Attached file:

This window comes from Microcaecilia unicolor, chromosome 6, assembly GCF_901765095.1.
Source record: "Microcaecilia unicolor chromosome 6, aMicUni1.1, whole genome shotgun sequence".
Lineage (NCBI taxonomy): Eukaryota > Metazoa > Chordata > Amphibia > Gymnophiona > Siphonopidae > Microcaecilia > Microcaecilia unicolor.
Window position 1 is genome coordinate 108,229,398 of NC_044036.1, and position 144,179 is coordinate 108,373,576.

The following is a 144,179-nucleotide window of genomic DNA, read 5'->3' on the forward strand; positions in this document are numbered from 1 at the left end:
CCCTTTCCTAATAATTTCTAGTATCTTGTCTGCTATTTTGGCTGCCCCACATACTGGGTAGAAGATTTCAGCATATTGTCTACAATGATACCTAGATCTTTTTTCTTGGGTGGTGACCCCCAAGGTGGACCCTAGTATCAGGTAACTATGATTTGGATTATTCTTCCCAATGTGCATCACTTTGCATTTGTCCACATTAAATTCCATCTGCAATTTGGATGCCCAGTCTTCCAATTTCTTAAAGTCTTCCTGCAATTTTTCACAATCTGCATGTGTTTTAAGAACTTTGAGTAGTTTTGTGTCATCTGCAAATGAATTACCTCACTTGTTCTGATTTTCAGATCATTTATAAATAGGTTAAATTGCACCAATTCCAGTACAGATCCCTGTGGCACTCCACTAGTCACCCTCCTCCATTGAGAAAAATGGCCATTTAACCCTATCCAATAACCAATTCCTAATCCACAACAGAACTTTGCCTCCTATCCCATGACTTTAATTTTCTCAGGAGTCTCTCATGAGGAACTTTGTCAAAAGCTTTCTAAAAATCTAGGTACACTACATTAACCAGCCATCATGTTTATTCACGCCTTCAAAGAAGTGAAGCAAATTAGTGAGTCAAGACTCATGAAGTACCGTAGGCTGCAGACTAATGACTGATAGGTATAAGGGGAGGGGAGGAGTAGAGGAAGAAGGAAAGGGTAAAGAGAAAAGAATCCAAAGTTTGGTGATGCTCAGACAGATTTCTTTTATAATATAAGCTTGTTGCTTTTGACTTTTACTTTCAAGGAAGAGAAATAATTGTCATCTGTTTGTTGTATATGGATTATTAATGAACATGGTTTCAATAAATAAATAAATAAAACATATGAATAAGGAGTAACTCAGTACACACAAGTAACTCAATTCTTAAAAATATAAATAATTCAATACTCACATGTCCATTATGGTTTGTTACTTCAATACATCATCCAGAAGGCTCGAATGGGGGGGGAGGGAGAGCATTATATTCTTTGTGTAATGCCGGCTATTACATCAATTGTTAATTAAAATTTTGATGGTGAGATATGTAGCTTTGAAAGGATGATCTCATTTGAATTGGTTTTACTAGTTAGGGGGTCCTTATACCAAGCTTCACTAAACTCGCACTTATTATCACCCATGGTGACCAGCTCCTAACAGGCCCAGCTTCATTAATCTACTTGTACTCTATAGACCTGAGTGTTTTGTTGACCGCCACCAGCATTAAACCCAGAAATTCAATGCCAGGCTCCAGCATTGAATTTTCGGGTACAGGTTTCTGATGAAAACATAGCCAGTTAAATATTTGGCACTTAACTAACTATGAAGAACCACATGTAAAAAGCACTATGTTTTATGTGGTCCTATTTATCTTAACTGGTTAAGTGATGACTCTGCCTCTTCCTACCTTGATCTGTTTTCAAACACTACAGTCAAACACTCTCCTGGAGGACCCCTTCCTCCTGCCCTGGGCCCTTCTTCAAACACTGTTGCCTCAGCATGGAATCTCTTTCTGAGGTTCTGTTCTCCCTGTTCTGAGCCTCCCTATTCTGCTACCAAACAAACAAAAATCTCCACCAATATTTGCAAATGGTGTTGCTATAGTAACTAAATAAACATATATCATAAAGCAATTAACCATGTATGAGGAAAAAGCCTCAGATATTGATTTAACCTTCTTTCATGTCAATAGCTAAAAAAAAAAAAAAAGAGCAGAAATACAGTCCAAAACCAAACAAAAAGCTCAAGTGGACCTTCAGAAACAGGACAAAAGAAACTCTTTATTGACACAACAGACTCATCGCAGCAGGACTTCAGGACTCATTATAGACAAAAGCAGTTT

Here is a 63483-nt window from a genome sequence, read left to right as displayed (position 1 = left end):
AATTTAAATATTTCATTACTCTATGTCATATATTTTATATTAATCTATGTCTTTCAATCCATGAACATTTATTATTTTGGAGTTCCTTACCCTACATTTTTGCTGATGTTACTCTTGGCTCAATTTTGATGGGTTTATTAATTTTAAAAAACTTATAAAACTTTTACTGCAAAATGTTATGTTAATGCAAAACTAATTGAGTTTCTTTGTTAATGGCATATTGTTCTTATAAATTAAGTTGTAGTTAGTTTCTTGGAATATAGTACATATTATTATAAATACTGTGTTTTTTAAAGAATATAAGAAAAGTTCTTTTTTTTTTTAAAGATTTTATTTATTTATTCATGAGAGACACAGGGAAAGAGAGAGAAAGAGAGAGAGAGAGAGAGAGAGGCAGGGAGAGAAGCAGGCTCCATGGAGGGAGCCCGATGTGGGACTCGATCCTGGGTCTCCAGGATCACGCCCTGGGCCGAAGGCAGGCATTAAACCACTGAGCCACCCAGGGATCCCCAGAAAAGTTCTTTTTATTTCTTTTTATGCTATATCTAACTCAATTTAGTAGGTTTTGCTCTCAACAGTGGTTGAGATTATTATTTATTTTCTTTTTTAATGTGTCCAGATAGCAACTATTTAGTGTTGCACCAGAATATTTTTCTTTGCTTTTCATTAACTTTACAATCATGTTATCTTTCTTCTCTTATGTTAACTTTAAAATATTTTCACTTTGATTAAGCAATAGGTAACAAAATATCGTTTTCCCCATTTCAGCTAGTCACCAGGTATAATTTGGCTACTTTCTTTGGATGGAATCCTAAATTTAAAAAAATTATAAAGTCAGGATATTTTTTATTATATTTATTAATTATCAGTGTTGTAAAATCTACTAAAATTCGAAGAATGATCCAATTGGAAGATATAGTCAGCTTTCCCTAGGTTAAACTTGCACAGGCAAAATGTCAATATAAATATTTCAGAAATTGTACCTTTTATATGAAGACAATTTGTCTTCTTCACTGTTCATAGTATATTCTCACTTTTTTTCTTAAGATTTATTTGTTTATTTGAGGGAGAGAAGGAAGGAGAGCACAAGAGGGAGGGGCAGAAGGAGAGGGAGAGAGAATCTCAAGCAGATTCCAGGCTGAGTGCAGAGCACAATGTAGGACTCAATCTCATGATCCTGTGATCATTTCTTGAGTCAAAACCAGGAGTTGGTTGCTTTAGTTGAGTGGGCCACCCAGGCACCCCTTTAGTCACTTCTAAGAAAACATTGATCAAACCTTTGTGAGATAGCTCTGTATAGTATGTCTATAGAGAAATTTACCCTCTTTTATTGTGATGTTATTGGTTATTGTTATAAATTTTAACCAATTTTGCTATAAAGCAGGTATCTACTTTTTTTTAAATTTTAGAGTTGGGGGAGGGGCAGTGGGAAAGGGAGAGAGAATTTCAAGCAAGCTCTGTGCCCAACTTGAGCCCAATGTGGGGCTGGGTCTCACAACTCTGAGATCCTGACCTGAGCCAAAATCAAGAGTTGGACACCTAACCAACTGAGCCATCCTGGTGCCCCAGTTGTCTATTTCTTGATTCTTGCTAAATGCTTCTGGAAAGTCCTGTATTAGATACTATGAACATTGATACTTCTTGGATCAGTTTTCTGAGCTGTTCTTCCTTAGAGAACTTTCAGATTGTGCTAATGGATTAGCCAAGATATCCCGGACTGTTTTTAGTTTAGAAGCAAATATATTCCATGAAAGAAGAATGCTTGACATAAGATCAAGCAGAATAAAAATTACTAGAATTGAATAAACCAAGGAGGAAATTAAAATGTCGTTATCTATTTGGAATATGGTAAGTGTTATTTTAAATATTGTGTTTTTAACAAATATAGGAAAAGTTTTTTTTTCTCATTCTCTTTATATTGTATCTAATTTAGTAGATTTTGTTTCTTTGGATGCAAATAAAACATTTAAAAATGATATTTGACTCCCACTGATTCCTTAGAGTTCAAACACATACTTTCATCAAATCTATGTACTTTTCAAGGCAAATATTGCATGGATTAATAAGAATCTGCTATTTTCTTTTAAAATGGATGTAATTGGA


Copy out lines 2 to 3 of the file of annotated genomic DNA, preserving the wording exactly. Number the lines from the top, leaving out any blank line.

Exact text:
Source record: "Microcaecilia unicolor chromosome 6, aMicUni1.1, whole genome shotgun sequence".
Lineage (NCBI taxonomy): Eukaryota > Metazoa > Chordata > Amphibia > Gymnophiona > Siphonopidae > Microcaecilia > Microcaecilia unicolor.